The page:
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Octopus is a house specialty at Luigi al Teatro.
Octopus is a house specialty at Luigi al Teatro.
Anne Fishbein

Southern Italian Food Takes the Stage at Luigi al Teatro

Tucked away in one of Santa Monica's oldest neighborhoods in Ocean Park, just down the street from the historic shotgun house, is the romantic Luigi al Teatro, Michelin-starred chef Luigi Fineo's second restaurant. It's an upscale version of his nearby Osteria Venice West on the boardwalk.

Heading off of the noisy beaten path near Rose Avenue and Main Street, you have to search out Luigi al Teatro at the edge of a residential neighborhood in southern Santa Monica. Once you spot the big orange Mission Revival–style building draped with twinkling lights, you've arrived. The candlelight from the stained glass windows is the beacon that leads you to the almost secret entrance in the back, down the side of the restaurant and through the indoor/outdoor patio, which only builds up the intrigue.

One of the first permanent structures to be built in Ocean Park in 1910, it was the original building to house the Southern California Edison electrical plant for the city of Santa Monica, dubbed the Power House. In 1982 local personality Rey Hay, with his friends Paul Linke and Lucinda Zeizing, converted it into a theater. It was nearly destroyed by the 1994 Northridge earthquake.

Now Fineo has turned the building into a theater for his coastal Italian seafood. It's a restaurant with two very different dining rooms. The patio has a younger vibe; the west wall is covered with organic potted herbs, cherry tomato plants and organic lettuces used for the kitchen and cocktails. The roof is retractable for warm evenings.

The bar and salon have a more elegant feel. The furniture is all custom-built and the paintings on the lofted ceiling walls represent theater actors. The lighting is dim, so the open kitchen and the chef's culinary performance are center stage.

Southern Italian Food Takes the Stage at Luigi al Teatro
Anne Fishbein

Almost exclusively pescatarian, the menu offers only one meat of the day (market price) and an appetizer of Wagyu beef, sea urchin and pickled mushrooms ($46). If you don't love fish, you may not want to navigate the pathway to the Power House.

Inspired by the abundant seafood of his hometown in Puglia in southern Italy, Fineo offers a unique crudo choice: amberjack with smoked roe and egg yolk, sprinkled with espelette pepper and Himalayan salt for a slightly crunchy and smoky finish ($22).

Octopus, probably one of Fineo's favorite and most mastered ingredients, is a good cotti choice. His charred pulpo is served with pureed chickpeas, olives and blistered teardrop tomatoes grown on the patio for a sweet pop ($18). The scallop crudo is beautifully served in the shell with Olio Tenute Chiaromonte, preserved lemons and bagnet, or deep-fried pork belly ($19).

Southern Italian Food Takes the Stage at Luigi al Teatro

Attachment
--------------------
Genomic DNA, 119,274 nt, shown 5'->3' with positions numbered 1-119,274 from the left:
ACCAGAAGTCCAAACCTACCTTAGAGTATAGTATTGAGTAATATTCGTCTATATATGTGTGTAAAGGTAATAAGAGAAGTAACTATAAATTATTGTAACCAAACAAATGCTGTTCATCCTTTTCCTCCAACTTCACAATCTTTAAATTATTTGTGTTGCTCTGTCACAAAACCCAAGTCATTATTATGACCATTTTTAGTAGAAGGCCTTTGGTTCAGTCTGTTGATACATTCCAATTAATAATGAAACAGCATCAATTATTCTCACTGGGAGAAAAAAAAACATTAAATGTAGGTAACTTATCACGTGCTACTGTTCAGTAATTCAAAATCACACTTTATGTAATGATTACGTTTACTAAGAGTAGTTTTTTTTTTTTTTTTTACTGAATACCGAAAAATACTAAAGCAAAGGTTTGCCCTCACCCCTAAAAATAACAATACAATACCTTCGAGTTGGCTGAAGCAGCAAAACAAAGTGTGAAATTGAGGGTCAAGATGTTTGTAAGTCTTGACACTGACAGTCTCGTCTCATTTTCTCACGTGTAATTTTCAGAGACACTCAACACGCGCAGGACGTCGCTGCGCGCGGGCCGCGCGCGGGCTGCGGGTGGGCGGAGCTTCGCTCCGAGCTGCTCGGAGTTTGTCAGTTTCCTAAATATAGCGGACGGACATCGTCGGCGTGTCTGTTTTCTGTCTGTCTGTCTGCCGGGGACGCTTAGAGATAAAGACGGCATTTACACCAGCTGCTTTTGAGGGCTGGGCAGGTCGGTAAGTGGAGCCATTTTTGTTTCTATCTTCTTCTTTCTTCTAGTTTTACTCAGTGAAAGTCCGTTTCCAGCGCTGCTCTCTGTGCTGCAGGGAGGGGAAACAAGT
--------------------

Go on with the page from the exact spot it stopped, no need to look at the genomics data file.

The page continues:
Anne Fishbein

The pasta dishes aren't dwarfed by dough; it's more of an accompaniment. The seafood is plentiful and pronounced; the sauces are light and simple. Pillowy gnudi with shellfish in fish broth — gnocchi-like dumplings made with ricotta cheese instead of potato and semolina — melt in your mouth and are spiked with mussels, clams and oysters ($36). The seafood lasagna is a tower of chef's fresh choice — mussels, calamari, langoustines, heirloom teardrop tomatoes and one thin sheet of fresh pasta ($36). And no Southern Italian ristorante would be worth its salt without sardines — pasta con le sarde is on the menu, too ($30).

The salmon is wrapped in puffed pastry with spinach ($42) and there's a Tuna cannolo with mango, peperoncino and avocado ($18). Italian Calvisius caviar is also on the menu. The Prestige is $80 an ounce and the Royal is available for $135 per ounce.

For dolci, we recommend the pastiera Napoletana. The traditional Easter tart is deconstructed, with house-made ricotta, and topped with a fried crust.

Luigi al Teatro is not for the faint of wallet. The wine list, which reflects Fineo's Italian heritage, includes a $750 bottle of Gaja Barbaresco Costa Russi as well as more reasonable options such as his signature cabernets. But it's a memorable visual and culinary experience worth a special occasion, with a vibe reminiscent of Abbot Kinney in the '80s.

In 2008 Fineo earned a Michelin star while executive chef at La Botte in Santa Monica. After that he joined Thomas Keller and team at the French Laundry. He served as executive chef alongside acclaimed Italian chef Gino Angelini at Rivabella Ristorante. In 2016 Fineo co-founded Landmarks Restaurant Group, which includes Osteria Venice West and Luigi al Teatro, both housed in historic beachside buildings.

If you're looking for a romantic Valentine's Day dinner, Chef Luigi is offering a five-course set menu at $160 with prosecco. The regular menu won't be available.

Luigi al Teatro, 3116 Second St., Santa Monica; (310) 328-0000, luigialteatro.com.

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